11. Permittivity of water at millimeter wave-lengths

    NASA Technical Reports Server (NTRS)

    Blue, M. D.

    1976-01-01

    Work performed on the permittivity of seawater and ice at 100 GHz was described. Measurements on water covered the temperature range from 0 to 50 C, while the measurements on ice were taken near - 10 C. In addition, a small number of measurements were made on the reflectivity of absorber materials used in a previous program on research in millimeter wave techniques. Normal incidence reflectivity was measured, and the result was used to obtain the index of refraction. For the case of normal incidence, reflectivity at a fixed temperature was reproducible to 1% for values near 40%. For reflectivity measurements on ice, the lack of attenuation leads to reflection from the back surface of the sample; this complication was circumvented by using a wedge shaped sample and freezing the water in a container lined with absorber material.

  12. Display of polarization information for passive millimeter-wave imagery

    NASA Astrophysics Data System (ADS)

    Wilson, John P.; Schuetz, Christopher A.; Dillon, Thomas E.; Eng, David L. K.; Kozacik, Stephen; Prather, Dennis W.

    2012-09-01

    A technique is described for displaying polarization information from passive millimeter-wave (mmW) sensors. This technique uses the hue of an image to display the polarization information and the lightness of an image to provide the unpolarized information. The fusion of both images is done in such a way that minimal information is lost from the unpolarized image while adding polarization information within a single image. The technique is applied to experimental imagery collected in a desert environment with two orthogonal linear polarization states of light and the results are discussed. Several objects such as footprints, ground textures, tire tracks, and shrubs display strong polarization features that are clearly visible with this technique, while materials with low polarization signatures such as metal are also clearly visible in the same image.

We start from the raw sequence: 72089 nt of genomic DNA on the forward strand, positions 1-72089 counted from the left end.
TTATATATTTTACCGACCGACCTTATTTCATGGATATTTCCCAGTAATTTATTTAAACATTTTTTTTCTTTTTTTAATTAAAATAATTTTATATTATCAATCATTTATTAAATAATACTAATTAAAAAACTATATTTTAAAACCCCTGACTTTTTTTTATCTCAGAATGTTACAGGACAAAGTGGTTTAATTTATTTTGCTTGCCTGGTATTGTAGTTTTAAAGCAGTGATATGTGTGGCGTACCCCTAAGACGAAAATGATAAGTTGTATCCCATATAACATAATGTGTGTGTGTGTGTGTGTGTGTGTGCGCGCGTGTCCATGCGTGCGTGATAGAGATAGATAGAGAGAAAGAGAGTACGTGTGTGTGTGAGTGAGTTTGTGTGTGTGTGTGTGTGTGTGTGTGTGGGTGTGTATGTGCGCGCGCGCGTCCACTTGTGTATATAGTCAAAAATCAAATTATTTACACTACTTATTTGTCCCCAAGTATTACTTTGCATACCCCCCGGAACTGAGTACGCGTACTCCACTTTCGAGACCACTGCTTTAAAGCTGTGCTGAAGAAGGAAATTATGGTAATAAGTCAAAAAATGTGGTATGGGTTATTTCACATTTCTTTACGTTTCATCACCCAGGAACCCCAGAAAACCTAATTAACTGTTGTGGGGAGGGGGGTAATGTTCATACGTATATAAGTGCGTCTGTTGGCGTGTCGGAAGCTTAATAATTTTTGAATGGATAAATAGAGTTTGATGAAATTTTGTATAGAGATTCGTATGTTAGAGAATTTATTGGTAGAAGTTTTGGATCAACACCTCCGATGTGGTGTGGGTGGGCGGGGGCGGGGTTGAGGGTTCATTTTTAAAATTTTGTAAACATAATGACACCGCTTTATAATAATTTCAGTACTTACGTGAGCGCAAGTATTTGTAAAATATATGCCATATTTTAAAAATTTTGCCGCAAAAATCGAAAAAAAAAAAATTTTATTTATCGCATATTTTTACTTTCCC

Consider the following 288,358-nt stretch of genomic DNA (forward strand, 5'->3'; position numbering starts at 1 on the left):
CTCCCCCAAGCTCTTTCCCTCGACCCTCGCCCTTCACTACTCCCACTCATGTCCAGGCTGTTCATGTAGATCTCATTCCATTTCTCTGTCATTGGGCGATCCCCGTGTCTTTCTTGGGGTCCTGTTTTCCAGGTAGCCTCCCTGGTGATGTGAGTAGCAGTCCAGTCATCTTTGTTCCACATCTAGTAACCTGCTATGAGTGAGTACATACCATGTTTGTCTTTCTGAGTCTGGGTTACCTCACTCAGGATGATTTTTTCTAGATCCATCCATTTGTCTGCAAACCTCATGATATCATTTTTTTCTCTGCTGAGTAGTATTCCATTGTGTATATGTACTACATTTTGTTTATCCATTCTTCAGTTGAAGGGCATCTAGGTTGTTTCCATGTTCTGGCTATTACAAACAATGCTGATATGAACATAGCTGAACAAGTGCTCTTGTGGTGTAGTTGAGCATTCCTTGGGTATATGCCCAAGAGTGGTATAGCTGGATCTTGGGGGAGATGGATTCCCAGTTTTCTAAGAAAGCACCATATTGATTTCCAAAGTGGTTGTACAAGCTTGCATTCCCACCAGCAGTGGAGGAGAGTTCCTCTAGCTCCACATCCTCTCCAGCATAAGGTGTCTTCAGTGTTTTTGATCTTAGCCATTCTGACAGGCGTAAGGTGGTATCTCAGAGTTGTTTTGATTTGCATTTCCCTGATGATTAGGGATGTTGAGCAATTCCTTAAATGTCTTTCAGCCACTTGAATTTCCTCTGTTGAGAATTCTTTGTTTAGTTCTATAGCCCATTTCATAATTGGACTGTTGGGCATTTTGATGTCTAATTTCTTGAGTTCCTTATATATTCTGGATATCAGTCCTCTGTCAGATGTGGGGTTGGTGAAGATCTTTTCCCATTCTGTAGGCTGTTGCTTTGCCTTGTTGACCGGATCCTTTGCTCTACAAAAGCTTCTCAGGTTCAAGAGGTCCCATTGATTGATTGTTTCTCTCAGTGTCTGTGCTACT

13. A LEO concept for millimeter wave satellite communication

    NASA Technical Reports Server (NTRS)

    Jackson, A. H.; Christopher, P.

    1995-01-01

    A conceptual 60 satellite LEO constellation for millimeter wave communication is discussed. It could be launched in segments, with the first 30 satellites providing high elevation angles for all time in the Northern latitudes between Miami and Thule. The second set of 30 satellites would complete the worldwide coverage with emphasis on high ground elevation angles in the densely populated temperate zones. Full earth searches for all time are used to generate probability density functions for elevation angle. The density functions are used to derive optimum frequencies for random elevation systems. The 55 degree average elevation angle and 14 degree standard deviation are seen to be acceptable for 0.997 rain availability in Washington, DC for the 40 to 47 GHz region. The 40 to 47 GHz region is nearly optimum, if 0.99 rain availability is acceptable.

  14. Airborne Millimeter-Wave Radiometric Observations of Cirrus Clouds

    NASA Technical Reports Server (NTRS)

    Wang, J. R.; Racette, P.

    1997-01-01